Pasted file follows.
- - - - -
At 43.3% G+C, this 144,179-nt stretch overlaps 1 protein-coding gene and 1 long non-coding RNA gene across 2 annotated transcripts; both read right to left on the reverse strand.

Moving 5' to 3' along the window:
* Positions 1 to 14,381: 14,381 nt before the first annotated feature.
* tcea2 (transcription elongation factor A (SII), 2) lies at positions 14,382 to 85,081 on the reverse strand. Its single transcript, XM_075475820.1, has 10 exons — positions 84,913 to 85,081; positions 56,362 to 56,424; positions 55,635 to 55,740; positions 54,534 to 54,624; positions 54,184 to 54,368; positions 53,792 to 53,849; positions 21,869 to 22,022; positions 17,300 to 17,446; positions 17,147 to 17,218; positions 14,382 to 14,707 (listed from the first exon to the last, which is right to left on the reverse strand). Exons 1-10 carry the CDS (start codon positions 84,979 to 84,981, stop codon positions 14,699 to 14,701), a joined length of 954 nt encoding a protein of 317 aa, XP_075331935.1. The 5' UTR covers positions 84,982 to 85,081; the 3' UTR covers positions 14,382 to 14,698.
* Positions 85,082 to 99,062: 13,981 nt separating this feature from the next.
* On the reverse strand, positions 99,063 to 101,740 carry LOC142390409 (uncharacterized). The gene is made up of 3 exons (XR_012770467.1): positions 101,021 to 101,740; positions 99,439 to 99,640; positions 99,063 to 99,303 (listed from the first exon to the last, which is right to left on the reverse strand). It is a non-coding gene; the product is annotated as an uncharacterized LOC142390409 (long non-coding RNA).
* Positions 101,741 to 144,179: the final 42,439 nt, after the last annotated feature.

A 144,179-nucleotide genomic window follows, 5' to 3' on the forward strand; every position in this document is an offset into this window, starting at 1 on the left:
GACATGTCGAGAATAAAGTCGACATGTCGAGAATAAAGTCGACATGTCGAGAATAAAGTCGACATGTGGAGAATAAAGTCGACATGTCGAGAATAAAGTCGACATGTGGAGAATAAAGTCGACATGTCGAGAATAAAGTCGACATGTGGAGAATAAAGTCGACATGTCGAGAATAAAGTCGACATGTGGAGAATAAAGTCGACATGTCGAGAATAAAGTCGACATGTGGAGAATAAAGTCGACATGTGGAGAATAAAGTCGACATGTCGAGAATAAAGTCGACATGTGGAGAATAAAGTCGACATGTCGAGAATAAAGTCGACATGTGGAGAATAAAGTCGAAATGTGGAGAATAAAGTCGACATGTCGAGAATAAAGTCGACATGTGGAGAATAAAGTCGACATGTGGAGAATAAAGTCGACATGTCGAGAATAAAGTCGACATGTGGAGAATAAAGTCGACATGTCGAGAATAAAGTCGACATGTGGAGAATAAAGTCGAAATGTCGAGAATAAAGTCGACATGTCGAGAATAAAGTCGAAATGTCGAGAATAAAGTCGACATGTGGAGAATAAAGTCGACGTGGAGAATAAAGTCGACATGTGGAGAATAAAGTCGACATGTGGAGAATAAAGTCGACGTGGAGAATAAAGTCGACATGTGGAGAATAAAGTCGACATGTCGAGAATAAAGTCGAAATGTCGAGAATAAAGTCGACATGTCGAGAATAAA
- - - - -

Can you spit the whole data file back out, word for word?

At 43.3% G+C, this 144,179-nt stretch overlaps 1 protein-coding gene and 1 long non-coding RNA gene across 2 annotated transcripts; both read right to left on the reverse strand.

Moving 5' to 3' along the window:
* Positions 1 to 14,381: 14,381 nt before the first annotated feature.
* tcea2 (transcription elongation factor A (SII), 2) lies at positions 14,382 to 85,081 on the reverse strand. Its single transcript, XM_075475820.1, has 10 exons — positions 84,913 to 85,081; positions 56,362 to 56,424; positions 55,635 to 55,740; positions 54,534 to 54,624; positions 54,184 to 54,368; positions 53,792 to 53,849; positions 21,869 to 22,022; positions 17,300 to 17,446; positions 17,147 to 17,218; positions 14,382 to 14,707 (listed from the first exon to the last, which is right to left on the reverse strand). Exons 1-10 carry the CDS (start codon positions 84,979 to 84,981, stop codon positions 14,699 to 14,701), a joined length of 954 nt encoding a protein of 317 aa, XP_075331935.1. The 5' UTR covers positions 84,982 to 85,081; the 3' UTR covers positions 14,382 to 14,698.
* Positions 85,082 to 99,062: 13,981 nt separating this feature from the next.
* On the reverse strand, positions 99,063 to 101,740 carry LOC142390409 (uncharacterized). The gene is made up of 3 exons (XR_012770467.1): positions 101,021 to 101,740; positions 99,439 to 99,640; positions 99,063 to 99,303 (listed from the first exon to the last, which is right to left on the reverse strand). It is a non-coding gene; the product is annotated as an uncharacterized LOC142390409 (long non-coding RNA).
* Positions 101,741 to 144,179: the final 42,439 nt, after the last annotated feature.

A 144,179-nucleotide genomic window follows, 5' to 3' on the forward strand; every position in this document is an offset into this window, starting at 1 on the left:
GACATGTCGAGAATAAAGTCGACATGTCGAGAATAAAGTCGACATGTCGAGAATAAAGTCGACATGTGGAGAATAAAGTCGACATGTCGAGAATAAAGTCGACATGTGGAGAATAAAGTCGACATGTCGAGAATAAAGTCGACATGTGGAGAATAAAGTCGACATGTCGAGAATAAAGTCGACATGTGGAGAATAAAGTCGACATGTCGAGAATAAAGTCGACATGTGGAGAATAAAGTCGACATGTGGAGAATAAAGTCGACATGTCGAGAATAAAGTCGACATGTGGAGAATAAAGTCGACATGTCGAGAATAAAGTCGACATGTGGAGAATAAAGTCGAAATGTGGAGAATAAAGTCGACATGTCGAGAATAAAGTCGACATGTGGAGAATAAAGTCGACATGTGGAGAATAAAGTCGACATGTCGAGAATAAAGTCGACATGTGGAGAATAAAGTCGACATGTCGAGAATAAAGTCGACATGTGGAGAATAAAGTCGAAATGTCGAGAATAAAGTCGACATGTCGAGAATAAAGTCGAAATGTCGAGAATAAAGTCGACATGTGGAGAATAAAGTCGACGTGGAGAATAAAGTCGACATGTGGAGAATAAAGTCGACATGTGGAGAATAAAGTCGACGTGGAGAATAAAGTCGACATGTGGAGAATAAAGTCGACATGTCGAGAATAAAGTCGAAATGTCGAGAATAAAGTCGACATGTCGAGAATAAA